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July 2014
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Bach and Mexican Roots Music

Juan Rivera, c. Todd Winters

Juan Rivera, c. Todd Winters

Live Broadcast, Tuesday at 5:45 pm

This week’s Rush Hour concerts presents Bach in a tantalizing combo of musical styles. St. James Cathedral organist Bruce Barber plays Bach keyboard works at the organ, and Sones de Mexico performs some of their own Bach arrangements on traditional Mexican folk instruments.

When we chose to perform the music of J.S. Bach…some of our instruments, like the diatonic folk harp, have to re-tune several times during the piece…He plays with his right hand while he re-tunes with his left.

—Juan Dies, Sones de Mexico

The name Sones comes from “son,” a whole category of traditional Mexican music with titles like huapango, gustos, chilenas, and son jarocho. Each region’s contribution to the son has a distinct flavor with its own instruments, dances, and singing styles. Sones de Mexico not only learns these distinct styles, but makes their own arrangements. More recently, Sones has expanded the geographical base to include something a little more to the east: Thuringia, that is, Baroque composer Johann Sebastian Bach.

Producer and CEO Juan Dies spoke to WFMT about Sones de Mexico.

What kind of ensemble is Sones and what kind of music do you play?

Sones de Mexico Ensemble is a multi-instrumentalist sextet that specializes in a large family of regional styles of folk music from Mexico. Many of these styles fall under the generic name of “son,” hence the name of the group. The various regional styles of son are qualified by the region they came from: son huasteco (from the Huasteca region), son planeco (from El Plan), son calentano (from Tierra Caliente region), son jarocho (from Veracruz), etc. The group was founded in Chicago 20 years ago. We became a non-profit organization to professionally preserve, teach, and record this music in the U.S.

How far back does the tradition of playing on those instruments go? What kind of music typically gets played on them?

Some of our instruments like the Aztec huéhuetl and teponaztli drums date back to pre-Columbian Mexico. Many others, such as vihuela and jarana guitars and the harp, and the styles of music played on them, were developed during the Renaissance, in Mexico’s colonial period under Spain (1510-1810). Other traditional instruments like the guitarrón (bass guitar) and the chromatic marimba (xylophone) were invented after Mexico’s independence in 1810.

With the traditional folk instruments, what are some of the trickiest, most virtuosic things that players do on them?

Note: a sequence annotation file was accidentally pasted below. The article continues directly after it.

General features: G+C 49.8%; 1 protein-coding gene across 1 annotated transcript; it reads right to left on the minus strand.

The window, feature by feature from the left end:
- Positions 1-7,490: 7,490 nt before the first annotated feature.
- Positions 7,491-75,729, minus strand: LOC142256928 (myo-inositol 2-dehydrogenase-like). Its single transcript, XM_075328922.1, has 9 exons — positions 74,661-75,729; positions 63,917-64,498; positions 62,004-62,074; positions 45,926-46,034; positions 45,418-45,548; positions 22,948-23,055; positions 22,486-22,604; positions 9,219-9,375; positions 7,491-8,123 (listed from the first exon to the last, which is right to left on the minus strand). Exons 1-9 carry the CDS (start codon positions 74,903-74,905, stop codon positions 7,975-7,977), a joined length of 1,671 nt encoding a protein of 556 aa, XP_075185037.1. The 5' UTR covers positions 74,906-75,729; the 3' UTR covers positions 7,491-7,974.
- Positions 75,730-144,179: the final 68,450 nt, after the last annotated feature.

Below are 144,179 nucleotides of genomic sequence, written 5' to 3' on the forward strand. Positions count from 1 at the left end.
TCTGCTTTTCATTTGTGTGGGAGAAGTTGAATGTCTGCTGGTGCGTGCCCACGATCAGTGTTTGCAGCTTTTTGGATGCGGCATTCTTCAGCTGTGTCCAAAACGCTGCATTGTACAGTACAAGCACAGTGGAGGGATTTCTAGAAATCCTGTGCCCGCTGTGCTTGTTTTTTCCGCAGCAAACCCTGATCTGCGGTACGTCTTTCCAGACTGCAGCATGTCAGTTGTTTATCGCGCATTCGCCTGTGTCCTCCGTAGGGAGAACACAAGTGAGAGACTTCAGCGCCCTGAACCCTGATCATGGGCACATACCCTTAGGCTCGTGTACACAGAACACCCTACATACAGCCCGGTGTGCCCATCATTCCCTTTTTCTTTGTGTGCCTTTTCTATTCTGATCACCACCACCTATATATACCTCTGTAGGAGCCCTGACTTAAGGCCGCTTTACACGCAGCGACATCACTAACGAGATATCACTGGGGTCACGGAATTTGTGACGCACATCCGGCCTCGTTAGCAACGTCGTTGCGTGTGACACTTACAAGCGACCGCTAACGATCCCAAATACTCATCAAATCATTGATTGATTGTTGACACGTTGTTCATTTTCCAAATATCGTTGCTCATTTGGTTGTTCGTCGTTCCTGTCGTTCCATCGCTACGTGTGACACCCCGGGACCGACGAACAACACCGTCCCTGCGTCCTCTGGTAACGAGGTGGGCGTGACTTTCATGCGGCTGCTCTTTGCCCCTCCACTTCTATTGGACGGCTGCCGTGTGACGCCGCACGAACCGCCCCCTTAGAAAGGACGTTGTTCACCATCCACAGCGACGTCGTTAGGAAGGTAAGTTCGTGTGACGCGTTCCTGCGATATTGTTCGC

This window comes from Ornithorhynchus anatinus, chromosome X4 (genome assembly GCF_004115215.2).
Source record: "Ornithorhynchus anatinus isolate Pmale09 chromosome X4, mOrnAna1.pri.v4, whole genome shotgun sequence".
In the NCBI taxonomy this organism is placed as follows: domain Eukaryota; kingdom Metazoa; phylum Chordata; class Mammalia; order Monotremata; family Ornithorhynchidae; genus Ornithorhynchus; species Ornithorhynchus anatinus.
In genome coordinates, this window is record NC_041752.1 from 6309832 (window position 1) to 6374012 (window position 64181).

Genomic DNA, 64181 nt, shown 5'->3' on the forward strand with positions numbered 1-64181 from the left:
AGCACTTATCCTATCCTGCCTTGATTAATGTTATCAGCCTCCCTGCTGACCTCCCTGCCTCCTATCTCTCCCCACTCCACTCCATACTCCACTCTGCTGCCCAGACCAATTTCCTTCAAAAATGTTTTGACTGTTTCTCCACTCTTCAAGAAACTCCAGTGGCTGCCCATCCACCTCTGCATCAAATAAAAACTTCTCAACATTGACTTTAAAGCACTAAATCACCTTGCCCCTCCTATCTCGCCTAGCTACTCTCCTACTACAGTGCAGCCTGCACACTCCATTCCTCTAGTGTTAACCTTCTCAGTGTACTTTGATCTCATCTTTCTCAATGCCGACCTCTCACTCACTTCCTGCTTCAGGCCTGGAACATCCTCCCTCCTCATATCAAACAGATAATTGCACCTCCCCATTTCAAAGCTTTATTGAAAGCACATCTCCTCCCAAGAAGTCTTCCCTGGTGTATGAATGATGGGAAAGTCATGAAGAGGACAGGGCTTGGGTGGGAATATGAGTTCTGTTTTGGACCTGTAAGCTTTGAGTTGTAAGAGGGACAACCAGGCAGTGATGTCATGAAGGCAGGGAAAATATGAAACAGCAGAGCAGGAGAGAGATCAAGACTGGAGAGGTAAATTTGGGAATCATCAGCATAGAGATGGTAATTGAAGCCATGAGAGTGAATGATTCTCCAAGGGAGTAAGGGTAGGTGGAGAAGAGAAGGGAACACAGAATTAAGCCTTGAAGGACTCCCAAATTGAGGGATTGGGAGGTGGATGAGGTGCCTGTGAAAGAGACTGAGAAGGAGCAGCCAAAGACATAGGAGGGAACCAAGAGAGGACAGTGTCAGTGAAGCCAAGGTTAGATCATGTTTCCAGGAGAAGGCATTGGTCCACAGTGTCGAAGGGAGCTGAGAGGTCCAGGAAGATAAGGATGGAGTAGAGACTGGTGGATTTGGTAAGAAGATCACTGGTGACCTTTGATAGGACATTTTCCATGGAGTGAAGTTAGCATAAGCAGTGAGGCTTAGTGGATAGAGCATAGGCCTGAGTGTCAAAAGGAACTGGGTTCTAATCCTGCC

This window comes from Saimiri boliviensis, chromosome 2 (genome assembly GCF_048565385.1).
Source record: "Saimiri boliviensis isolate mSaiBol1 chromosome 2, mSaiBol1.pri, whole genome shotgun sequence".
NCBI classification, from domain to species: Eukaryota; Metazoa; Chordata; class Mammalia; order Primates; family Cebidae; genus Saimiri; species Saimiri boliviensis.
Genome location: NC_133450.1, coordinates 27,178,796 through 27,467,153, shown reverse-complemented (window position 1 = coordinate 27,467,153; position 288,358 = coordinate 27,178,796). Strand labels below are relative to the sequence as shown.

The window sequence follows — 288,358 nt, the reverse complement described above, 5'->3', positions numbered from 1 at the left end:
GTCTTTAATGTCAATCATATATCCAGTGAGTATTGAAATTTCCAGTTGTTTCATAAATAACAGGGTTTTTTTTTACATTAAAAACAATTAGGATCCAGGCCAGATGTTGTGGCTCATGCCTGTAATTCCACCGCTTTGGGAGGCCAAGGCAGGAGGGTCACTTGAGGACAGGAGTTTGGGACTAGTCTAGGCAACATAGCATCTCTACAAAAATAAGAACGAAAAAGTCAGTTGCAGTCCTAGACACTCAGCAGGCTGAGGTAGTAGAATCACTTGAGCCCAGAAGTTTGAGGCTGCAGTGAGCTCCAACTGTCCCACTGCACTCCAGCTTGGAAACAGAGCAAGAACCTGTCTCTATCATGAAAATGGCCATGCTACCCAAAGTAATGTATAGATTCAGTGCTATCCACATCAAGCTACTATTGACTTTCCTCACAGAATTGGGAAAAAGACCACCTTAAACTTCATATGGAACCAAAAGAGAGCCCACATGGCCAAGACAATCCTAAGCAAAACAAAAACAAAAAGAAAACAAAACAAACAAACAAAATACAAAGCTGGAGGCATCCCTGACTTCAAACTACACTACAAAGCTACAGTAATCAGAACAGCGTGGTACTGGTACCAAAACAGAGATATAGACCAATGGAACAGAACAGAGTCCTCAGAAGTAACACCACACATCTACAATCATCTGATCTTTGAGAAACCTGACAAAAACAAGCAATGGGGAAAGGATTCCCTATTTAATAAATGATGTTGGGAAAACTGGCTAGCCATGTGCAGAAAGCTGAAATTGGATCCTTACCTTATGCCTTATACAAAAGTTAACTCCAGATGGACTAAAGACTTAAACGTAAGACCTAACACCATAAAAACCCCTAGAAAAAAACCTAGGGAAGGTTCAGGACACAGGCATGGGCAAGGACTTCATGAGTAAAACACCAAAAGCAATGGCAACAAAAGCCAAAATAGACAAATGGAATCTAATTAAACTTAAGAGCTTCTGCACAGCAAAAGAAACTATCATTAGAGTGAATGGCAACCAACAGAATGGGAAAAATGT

When we chose to perform the music of J.S. Bach, for example, which has several key changes, some of our instruments, like the diatonic folk harp, have to re-tune several times during the piece. Our harp player does this without missing a beat. He plays with his right hand while he re-tunes with his left.


Sones de Mexico with the instruments (click to enlarge), c. John Lowenstein

Where are your bandmates from? Where did they train?

Our band members come from different parts of Mexico: Michoacan, Morelos, Mexico City, and San Luis Potosi. We all met in Chicago. No musician comes to us already knowing all the regional styles of music we play. New musicians who join the ensemble must go through an apprenticeship period that can last anywhere from six months to two years. Even after years playing in the group we continue to learn more as we mine our rich heritage for new material and new challenges.

You are doing some new arrangements of old music, on old instruments that don’t typically go together. Tell us about that.

Some people call this “old wine in new bottles.” Indeed, as we try to preserve these music traditions, we believe that they need to evolve with the times and their surroundings. We call this a “living tradition.” For example, we have incorporated some modern instruments in our ensemble like the drum set and an electric upright bass, but what we play on them can date back hundreds of years.


Sones de Mexico, c. Todd Winters

Does Sones de Mexico have a social mission?

Our social mission mostly revolves around our educational efforts. In a media environment where our home country appears in the news mostly related to undocumented immigration, drug trade, and violence, we like to educate people about the amazing artistic and cultural assets that Mexico has to offer. We feel proud to have been able to take the music of forgotten and under-appreciated rural populations of Mexico to the great stages of the world, including Carnegie Hall, the Kennedy Center, Ravinia and Millennium Park.

What is Sones de Mexico’s musical mission?

Our musical mission is to maintain the traditions we represent by learning them as well as we can from our elders, by innovating upon them through our original arrangements, and then by teaching them to the next generation so they can carry on.

  • Don Macica

    I enjoyed this concert tremendously. It was a fitting memorial to the late Rush Hour Concerts founder Deborah Sobol, who passed away last January. She loved Bach and she loved building bridges to different Chicago communities. This concert was emblematic of this effort.